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Update #7: Non-combat Skills with Tim Cain

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You're still going to have to make specialization choices within each category. Having a separate currency for non-combat abilities doesn't mean we're designing them so everyone is good at everything.

Oh, didn't notice it earlier. Maybe we (or at least I) are reading it wrong? When you are talking about combat and non-combat skills do you mean literally skills (like combat Energy weapons and non-combat Science in F:NV or combat Concentration and non-combat Diplomacy in NWN2) or do you mean different abilities?

Edited by Olauron Mor-Galad
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Regarding lockpicking:


I feel a lot of games rely on a lockpicking system way too much as a way to put cheap hurdles in the player's way.


For PE, I would want it to be a restricted skill. Only characters with high DEX (or whatever stat is the closest to dexterity) should have access to it. In real life, if I'm not very good at doing precision work with my hands, I wouldn't be able to lockpick, period. I also feel that lockpicking skill progression should rely on experience as much as skill points. That is, you begin being only able to lockpick easy locks, and if you try a medium or difficult lock, you have a high chance of permanently locking yourself out of the chest (except if you find the key). You gain more and more experience, then you become able to lock medium locks quite safely. At the end, when you're very good at it, the chance of breaking a difficult lock could be reduced to 25%, so that there is always a risk.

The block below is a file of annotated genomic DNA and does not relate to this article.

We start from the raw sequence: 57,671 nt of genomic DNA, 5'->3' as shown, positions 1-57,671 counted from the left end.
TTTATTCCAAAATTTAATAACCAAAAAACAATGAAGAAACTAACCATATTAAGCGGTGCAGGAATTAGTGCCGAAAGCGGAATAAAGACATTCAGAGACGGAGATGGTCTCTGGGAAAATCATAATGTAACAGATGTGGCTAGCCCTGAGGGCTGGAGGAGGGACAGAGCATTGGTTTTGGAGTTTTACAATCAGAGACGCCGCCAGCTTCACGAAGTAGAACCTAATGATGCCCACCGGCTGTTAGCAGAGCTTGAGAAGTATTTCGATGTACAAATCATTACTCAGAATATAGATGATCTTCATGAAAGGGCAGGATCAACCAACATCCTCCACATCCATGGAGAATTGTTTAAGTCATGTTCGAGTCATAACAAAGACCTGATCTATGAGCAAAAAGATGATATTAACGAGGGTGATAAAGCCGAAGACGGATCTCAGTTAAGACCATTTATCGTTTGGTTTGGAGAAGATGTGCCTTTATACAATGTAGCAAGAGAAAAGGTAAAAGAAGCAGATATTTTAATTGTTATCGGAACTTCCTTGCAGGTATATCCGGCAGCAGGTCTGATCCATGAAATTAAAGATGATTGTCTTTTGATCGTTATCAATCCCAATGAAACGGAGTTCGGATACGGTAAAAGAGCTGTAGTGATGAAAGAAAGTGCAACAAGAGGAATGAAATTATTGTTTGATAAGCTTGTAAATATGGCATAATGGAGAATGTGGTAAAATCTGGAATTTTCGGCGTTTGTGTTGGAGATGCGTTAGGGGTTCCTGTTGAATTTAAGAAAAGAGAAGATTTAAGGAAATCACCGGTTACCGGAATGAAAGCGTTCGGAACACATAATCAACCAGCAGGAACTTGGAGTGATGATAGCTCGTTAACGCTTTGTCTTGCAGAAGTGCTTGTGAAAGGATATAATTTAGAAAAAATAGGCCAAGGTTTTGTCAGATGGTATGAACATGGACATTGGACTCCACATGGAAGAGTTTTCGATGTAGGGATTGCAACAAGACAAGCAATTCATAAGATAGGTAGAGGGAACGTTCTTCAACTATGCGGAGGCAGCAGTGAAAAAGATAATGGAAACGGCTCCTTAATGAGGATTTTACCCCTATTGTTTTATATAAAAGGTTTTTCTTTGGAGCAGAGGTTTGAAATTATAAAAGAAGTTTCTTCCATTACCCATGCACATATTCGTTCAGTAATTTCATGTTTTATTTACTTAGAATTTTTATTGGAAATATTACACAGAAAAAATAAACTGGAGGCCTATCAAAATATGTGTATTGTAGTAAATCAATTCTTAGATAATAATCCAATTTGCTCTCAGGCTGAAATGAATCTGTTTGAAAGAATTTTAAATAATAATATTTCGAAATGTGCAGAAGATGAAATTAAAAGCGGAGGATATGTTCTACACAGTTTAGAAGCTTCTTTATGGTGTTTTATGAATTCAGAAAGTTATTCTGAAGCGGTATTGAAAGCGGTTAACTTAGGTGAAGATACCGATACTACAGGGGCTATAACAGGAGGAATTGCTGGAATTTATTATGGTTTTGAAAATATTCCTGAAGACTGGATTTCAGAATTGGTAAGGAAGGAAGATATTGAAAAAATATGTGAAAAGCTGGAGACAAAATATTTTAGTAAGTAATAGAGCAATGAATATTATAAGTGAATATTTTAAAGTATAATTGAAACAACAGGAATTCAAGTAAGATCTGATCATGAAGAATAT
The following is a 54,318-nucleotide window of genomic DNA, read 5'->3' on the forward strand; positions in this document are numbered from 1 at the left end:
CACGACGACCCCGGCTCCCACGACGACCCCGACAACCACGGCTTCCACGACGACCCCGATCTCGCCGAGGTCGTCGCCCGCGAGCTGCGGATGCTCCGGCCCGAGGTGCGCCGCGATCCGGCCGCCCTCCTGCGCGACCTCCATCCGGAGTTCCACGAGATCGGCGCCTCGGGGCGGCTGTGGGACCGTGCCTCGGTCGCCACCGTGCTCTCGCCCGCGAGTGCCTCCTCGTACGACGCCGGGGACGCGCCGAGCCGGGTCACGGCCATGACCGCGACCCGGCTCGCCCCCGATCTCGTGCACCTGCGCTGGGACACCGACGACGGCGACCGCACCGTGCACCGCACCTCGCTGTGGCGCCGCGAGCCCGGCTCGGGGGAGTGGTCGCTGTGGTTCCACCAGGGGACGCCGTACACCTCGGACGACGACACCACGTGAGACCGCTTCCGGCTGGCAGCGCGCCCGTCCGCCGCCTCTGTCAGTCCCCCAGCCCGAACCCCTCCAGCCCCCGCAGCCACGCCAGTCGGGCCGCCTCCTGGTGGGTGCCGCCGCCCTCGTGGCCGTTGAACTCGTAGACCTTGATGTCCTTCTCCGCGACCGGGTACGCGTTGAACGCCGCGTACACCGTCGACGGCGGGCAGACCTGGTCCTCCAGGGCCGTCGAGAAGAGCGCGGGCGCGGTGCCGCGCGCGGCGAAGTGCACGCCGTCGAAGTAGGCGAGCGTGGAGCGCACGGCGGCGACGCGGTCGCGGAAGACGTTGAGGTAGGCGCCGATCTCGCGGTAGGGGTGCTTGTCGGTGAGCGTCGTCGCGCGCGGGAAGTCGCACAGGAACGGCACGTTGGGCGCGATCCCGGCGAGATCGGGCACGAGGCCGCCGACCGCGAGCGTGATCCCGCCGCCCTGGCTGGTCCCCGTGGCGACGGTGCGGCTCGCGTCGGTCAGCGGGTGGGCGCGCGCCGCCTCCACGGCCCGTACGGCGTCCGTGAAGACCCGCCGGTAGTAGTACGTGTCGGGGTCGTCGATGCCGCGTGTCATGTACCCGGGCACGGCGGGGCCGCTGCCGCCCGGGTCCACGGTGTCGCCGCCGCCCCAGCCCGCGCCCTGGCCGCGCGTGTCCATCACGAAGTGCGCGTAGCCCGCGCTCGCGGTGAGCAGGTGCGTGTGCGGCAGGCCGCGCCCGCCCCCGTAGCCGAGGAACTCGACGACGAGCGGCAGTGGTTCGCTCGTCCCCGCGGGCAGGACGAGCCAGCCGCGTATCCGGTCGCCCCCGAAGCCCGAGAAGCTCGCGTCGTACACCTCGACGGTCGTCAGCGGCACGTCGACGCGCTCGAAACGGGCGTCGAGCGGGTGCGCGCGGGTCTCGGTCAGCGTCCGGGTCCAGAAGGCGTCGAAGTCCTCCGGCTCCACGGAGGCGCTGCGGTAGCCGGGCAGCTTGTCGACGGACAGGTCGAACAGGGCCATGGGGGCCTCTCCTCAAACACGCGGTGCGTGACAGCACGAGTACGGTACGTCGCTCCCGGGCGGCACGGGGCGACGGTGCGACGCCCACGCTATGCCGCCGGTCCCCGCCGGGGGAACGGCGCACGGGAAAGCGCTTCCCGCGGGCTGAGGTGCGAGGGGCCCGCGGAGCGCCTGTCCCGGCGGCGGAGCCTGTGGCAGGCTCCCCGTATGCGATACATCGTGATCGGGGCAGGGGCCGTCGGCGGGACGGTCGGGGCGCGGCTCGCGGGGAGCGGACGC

I agree with the first sentence, but for me it's a big no on everything else. Locks of varying difficulty, sure, but players shouldn't be punished for trying something difficult early on. For me, getting locked out of a chest is a reload situation. I want to explore everything everywhere; the game should never close off avenues of exploration for anything other than narrative purposes. For example, if I choose to kill the bandit chief and burn down his hut then sure, the trapdoor leading to his treasure room is buried under rubble and I can't get to it. That's fine, that was my choice. But if I've managed to sneak into the hut past his guards, I should be able try the lock and if it's too difficult for me, know I can come back later.


Both reloading because you broke the lock and being given an infinite amount of chances to lockpick without any consequences sound unsatisfying to me, but right now I can't think of any solution.


By the way, your scenario made me think that it'd be awesome to be able to carry some of the smallest containers with you in case you can't open them on the spot (ie. a jewelry box). It'd add to the mystery.